• Obviously, but quite profoundly, margins are where you hold the book or page — they are a place for readers to put their thumbs, hopefully without obscuring the content on the page.
  • Historically, margins have been used as a space to write notes (wide outside margins are still referred to as scholars’ margins), and in certain types of publication they continue to serve this function.

Margins are also a place to put the page numbers (known as folios) and publication information, in either the top or bottom margins of the page, outside of the type area.

While margins define the type area, they are not absolute. Certain text elements, like drop caps, pull quotes, and captions, may hang outside the type area and into the margins — as will punctuation if you are using Optical Margin Alignment. Pictures frequently break out of the type area, disrupting the rectilinear nature of the page and — potentially — making for a more dynamic layout.


Making all the margins the same for facing-pages documents can look static. When two pages are adjacent — such as in a magazine or book — they share an inside margin broken only by the spine.  This double margin means the spread will be perceived as a single image with a middle margin.

Margins typically progress from smallest to largest in the following order: inside, top, outside, bottom. There are no cast-iron rules, but a popular ratio for determining margins is 1:1.5:2:2.25.  is produces margins that are generous yet look familiar to a 21st-century eye.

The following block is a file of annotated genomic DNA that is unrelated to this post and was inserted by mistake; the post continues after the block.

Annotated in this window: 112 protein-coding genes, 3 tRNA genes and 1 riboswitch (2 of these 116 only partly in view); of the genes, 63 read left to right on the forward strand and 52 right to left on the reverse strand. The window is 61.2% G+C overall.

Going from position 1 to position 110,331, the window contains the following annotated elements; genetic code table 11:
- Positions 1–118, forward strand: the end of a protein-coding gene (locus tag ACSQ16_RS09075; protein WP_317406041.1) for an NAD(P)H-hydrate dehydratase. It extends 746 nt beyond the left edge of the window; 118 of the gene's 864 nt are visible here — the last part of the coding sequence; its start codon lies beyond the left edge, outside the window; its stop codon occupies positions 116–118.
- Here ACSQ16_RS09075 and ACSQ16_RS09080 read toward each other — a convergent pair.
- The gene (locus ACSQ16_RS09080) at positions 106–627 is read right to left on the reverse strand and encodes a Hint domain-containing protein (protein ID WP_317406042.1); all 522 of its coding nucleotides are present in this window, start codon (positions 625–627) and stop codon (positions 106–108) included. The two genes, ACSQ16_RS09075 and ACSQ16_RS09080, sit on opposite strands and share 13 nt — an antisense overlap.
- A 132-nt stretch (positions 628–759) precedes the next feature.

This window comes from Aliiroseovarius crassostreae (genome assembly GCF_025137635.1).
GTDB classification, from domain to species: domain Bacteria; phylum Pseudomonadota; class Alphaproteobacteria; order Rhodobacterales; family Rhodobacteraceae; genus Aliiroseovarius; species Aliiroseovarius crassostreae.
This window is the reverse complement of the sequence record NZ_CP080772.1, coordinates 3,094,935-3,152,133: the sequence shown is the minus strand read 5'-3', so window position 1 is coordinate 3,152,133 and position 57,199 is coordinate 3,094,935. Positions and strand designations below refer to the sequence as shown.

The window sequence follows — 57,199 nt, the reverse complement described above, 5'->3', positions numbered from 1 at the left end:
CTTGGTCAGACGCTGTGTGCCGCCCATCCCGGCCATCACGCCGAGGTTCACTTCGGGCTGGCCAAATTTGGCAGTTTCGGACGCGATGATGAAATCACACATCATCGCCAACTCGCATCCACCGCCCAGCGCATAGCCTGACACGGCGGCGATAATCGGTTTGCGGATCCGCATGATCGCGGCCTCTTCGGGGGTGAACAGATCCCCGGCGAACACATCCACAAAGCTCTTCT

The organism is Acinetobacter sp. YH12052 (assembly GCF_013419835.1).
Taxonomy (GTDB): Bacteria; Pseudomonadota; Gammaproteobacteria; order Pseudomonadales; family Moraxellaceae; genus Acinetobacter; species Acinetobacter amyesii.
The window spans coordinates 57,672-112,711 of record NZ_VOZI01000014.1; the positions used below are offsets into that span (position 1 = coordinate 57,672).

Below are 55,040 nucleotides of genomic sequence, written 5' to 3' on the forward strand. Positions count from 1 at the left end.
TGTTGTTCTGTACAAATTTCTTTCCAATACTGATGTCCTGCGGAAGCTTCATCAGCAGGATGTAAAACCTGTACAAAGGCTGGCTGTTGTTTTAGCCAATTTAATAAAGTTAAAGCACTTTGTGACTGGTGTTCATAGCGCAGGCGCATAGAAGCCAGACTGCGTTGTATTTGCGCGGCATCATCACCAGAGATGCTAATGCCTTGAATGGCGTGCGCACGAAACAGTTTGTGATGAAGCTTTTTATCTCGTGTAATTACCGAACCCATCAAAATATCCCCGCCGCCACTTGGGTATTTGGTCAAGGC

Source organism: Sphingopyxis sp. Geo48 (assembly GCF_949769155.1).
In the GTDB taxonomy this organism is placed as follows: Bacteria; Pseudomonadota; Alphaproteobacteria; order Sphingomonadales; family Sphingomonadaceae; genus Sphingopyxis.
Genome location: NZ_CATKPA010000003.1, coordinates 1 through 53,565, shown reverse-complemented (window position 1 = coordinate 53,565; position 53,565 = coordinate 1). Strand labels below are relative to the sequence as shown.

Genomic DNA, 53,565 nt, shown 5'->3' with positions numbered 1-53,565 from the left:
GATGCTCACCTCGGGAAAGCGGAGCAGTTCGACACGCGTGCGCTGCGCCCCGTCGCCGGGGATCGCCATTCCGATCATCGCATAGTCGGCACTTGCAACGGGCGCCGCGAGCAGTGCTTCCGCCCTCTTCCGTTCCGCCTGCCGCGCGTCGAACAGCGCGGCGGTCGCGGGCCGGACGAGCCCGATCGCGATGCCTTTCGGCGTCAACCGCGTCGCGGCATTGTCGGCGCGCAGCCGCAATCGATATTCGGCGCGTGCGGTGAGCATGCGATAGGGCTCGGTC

Setting Up Columns

The type area can be subdivided into columns. In setting up your columns, be sure that the text frames that will contain your body text are wide enough, either as a single column or in multiples, for the text to be readable. The relationship between type size and text frame width is the column measure.There’s no cast-iron rule for the size of column measure. Some jobs lend themselves to generous columns; often economy dictates narrower columns than are optimal.

  • As a rough guide, aim for 45 to 70 characters (including the spaces) per line. That’s a big range, so there’s plenty of scope. Another commonly used standard is a minimum of six words per line; another still is to use two alphabets, or 52 characters.
  • If the measure is too wide and you have too many characters on your line, “doubling” can occur — the eye returns to the left column edge only to read the same line again. If you’re obligated to work with such a measure, you can improve its readability by increasing the leading of your type. If your measure is too narrow — especially if you’re working with justified type — getting evenly spaced type will be next to impossible.
  • To change the number of columns for all the pages based on a specific master page, you should edit the master page itself.


Determining Gutter Width

In multicolumn documents, the separate columns of type should appear parts of a unified whole. If the space between the columns (the gutter) is too wide, those columns will look like they bear no relation to each other. If the gutter is too narrow, though, the reader’s eye may mistakenly cross over from one column to the next.